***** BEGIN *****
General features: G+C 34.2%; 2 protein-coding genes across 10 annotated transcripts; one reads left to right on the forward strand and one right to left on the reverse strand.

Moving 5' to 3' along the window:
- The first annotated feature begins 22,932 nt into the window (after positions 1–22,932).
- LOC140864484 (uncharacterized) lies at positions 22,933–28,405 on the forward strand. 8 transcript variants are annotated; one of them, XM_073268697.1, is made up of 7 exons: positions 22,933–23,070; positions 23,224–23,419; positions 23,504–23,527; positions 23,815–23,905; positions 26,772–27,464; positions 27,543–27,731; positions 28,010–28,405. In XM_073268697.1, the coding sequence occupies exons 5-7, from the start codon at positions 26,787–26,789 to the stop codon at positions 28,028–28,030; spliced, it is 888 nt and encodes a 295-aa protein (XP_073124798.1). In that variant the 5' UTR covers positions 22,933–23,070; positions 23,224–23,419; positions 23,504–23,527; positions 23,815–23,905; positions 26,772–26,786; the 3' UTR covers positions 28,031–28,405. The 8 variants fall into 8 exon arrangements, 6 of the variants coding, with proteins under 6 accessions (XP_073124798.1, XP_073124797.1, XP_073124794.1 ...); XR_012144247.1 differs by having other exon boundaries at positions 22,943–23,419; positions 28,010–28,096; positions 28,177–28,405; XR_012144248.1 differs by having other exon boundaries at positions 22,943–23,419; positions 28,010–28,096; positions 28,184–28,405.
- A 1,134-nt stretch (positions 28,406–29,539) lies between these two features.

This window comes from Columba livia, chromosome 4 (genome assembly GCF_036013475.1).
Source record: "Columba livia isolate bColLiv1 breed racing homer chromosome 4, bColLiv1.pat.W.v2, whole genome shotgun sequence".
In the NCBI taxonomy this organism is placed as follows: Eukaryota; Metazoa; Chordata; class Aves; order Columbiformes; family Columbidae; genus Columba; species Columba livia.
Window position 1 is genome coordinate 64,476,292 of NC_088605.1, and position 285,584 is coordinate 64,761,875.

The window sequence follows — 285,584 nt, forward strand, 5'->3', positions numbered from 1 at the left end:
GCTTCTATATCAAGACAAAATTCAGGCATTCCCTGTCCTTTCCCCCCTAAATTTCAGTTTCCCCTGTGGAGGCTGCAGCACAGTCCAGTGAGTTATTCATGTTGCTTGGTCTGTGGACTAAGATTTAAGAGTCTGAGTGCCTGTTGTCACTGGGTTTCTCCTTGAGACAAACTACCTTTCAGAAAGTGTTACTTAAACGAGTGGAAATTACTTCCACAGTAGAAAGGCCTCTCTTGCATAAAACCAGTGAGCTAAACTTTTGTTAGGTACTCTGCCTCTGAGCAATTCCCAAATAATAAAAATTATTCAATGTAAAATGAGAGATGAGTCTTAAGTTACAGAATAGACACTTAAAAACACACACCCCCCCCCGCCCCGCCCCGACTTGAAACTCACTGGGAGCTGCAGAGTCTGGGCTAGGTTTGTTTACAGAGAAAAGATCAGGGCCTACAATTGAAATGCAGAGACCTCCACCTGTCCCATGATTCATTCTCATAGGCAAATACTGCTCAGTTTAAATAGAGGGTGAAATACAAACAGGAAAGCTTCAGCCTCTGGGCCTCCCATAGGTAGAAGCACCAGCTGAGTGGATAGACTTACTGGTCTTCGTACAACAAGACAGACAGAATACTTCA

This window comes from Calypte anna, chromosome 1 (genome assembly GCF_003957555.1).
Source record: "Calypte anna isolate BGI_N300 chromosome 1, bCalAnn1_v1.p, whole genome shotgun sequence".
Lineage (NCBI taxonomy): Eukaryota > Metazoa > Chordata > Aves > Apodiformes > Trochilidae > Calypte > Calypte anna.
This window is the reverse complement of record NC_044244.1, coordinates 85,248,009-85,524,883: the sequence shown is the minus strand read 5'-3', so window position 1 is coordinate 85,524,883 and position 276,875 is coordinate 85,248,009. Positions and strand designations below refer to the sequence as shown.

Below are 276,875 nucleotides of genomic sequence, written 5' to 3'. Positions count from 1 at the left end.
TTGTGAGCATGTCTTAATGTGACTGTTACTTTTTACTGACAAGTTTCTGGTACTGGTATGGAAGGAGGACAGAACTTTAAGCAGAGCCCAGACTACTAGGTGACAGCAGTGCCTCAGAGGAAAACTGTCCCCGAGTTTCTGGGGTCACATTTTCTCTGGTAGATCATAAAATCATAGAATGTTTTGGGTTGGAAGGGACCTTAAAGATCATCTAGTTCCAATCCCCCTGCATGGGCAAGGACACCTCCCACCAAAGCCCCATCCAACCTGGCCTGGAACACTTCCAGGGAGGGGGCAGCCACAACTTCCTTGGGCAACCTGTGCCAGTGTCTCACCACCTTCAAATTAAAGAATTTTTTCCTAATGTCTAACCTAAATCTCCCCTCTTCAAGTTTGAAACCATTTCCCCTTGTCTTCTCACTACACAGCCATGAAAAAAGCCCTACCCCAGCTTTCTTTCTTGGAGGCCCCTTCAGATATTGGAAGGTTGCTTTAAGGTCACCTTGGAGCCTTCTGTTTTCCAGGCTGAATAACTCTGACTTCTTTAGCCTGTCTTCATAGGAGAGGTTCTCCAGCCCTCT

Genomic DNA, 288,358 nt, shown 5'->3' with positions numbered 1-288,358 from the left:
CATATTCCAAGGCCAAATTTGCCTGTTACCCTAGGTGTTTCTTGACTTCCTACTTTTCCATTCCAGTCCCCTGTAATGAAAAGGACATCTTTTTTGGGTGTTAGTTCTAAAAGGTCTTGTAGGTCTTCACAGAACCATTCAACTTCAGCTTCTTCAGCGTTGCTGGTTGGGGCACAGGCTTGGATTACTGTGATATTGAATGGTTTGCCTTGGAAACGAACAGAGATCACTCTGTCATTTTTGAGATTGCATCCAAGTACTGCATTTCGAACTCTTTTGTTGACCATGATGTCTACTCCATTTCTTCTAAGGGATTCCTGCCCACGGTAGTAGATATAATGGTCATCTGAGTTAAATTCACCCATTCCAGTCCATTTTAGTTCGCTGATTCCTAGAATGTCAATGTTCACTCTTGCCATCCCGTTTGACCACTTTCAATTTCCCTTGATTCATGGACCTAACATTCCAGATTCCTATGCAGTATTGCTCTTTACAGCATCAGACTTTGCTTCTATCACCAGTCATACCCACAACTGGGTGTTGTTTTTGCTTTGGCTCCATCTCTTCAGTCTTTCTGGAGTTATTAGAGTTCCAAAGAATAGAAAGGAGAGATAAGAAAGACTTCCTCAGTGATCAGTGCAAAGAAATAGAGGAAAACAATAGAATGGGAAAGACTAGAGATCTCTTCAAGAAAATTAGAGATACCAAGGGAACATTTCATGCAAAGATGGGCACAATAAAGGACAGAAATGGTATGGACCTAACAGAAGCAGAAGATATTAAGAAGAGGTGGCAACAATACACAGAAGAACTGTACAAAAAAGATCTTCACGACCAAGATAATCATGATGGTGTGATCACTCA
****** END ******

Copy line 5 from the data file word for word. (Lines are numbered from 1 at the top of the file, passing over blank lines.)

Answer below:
- A 1,134-nt stretch (positions 28,406–29,539) lies between these two features.